Publicity campaign needed to boost BAME COVID-19 vaccine uptake, RCGP warns

A national publicity campaign backed by faith leaders and public figures from black, Asian and minority ethnic (BAME) communities is needed to increase uptake of the COVID-19 vaccine in groups hit hard by the virus, the RCGP has warned.

RCGP chair Professor Martin Marshall (Photo: Pete Hill)

Analysis of NHS England COVID-19 vaccination figures by the college shows that people of black ethnicity are half as likely as people of white ethnicity to get vaccinated. People of Asian ethnicity are under two thirds as likely as their white counterparts to accept vaccination.

Vaccination figures show that 91% of all recipients of COVID-19 jabs have been white, despite BAME people making up 13.6% of the population. Just 7.8% of all vaccines have been administered to these communities.

GPs in North Staffordshire told GPonline last month that rates of people from BAME communities who did not attend appointments at vaccine clinics were 10 times higher than the average.

Vaccine hesitancy

The college has warned that vaccine hesitancy among BAME communities, who have been disproportionately affected by the virus, could create ‘swathes across the country’ where COVID-19 will continue to remain a threat unnecessarily.

Vaccination data for England show that 14.4% of people of white ethnicity in England have been vaccinated so far - 7m in total - compared with 4.7% of people from mixed ethnic groups, 6.8% of people of black ethnicity and 9.2% of people of Asian ethnicity.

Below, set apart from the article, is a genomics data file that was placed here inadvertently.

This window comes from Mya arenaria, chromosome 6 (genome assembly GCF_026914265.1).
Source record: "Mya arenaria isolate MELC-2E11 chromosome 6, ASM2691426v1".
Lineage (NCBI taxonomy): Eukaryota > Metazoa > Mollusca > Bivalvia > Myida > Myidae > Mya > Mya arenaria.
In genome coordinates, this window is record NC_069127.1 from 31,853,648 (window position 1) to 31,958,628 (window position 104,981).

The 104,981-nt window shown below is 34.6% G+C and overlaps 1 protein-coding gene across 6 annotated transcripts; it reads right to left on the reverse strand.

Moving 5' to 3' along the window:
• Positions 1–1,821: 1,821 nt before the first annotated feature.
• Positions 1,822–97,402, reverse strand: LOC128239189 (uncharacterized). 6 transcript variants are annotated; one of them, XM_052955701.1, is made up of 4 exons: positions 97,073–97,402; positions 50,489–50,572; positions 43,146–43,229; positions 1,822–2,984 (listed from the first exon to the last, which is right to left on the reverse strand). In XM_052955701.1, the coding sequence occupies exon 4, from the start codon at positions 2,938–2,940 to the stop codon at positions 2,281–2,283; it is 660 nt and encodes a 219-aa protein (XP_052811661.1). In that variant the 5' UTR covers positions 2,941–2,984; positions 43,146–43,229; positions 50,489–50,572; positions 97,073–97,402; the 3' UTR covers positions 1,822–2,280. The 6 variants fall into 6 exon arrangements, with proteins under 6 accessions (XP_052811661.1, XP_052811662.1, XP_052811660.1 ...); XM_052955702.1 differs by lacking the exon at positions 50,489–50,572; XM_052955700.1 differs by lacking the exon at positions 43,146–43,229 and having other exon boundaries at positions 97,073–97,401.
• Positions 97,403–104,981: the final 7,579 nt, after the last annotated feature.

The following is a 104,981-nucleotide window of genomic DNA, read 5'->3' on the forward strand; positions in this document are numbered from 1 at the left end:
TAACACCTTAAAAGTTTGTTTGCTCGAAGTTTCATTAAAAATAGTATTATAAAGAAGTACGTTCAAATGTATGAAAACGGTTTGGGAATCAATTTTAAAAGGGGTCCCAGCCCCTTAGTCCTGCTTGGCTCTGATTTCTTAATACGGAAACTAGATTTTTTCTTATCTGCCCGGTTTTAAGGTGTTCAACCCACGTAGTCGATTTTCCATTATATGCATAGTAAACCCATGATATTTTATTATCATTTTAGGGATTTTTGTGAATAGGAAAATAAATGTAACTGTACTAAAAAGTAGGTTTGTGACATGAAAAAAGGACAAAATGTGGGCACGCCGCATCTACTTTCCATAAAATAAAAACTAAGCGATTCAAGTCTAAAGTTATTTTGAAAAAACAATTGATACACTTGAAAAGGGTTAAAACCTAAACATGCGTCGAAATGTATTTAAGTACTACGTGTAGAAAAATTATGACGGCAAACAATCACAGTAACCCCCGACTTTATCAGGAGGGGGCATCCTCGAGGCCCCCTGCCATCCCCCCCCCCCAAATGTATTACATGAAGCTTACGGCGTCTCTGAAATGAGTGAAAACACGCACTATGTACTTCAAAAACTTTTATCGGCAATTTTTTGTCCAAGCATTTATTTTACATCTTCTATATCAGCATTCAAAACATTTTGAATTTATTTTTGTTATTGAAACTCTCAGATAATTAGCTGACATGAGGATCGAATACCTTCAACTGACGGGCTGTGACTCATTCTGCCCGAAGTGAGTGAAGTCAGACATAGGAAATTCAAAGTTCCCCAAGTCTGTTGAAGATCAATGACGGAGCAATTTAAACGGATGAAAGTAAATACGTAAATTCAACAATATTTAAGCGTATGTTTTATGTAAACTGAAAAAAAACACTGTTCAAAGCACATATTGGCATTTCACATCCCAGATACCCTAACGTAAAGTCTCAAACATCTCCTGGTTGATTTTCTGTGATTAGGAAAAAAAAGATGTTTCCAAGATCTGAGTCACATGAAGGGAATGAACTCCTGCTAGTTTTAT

RCGP chair Professor Martin Marshall argued that a high-profile campaign was needed to deliver targeted ‘myth-busting’ messages to increase public confidence in the vaccines and ensure vulnerable communities are better protected.

He said: ‘As GPs, we can provide the scientific evidence and reassurances that these vaccines have been rigorously tested and that they work. However, faith leaders and popular public figures from BAME backgrounds know their communities and have shared experiences. They often have huge influence and are the very heart of the communities to which they belong, and this could be invaluable in helping to deliver reassuring messages.

BAME uptake

‘The COVID vaccines are set to get us out of this pandemic, but increasing the uptake of the vaccine amongst BAME patients will require more than the efforts of GPs and their teams. If prominent figures from BAME communities work with the NHS to help bust the myths around the COVID vaccine and help deliver clear and relevant messages about its safety, it may very well save lives,’ he added.

Numerous reports show that vaccination hesitancy within BAME communities may be down to several factors, including historic trust issues stemming from personal and collective experiences.

Polling by the Royal Society for Public Health in December found that 76% of the UK population as a whole was willing to have a COVID-19 vaccine if advised to do so by their GP or other health professional - but that among people from BAME backgrounds this fell to just 57%. Almost 50% of England's BAME population is in London.

Last month GPs were urged to use their ‘huge influence’ to bust misinformation around the COVID-19 vaccination and boost uptake among BAME communities.

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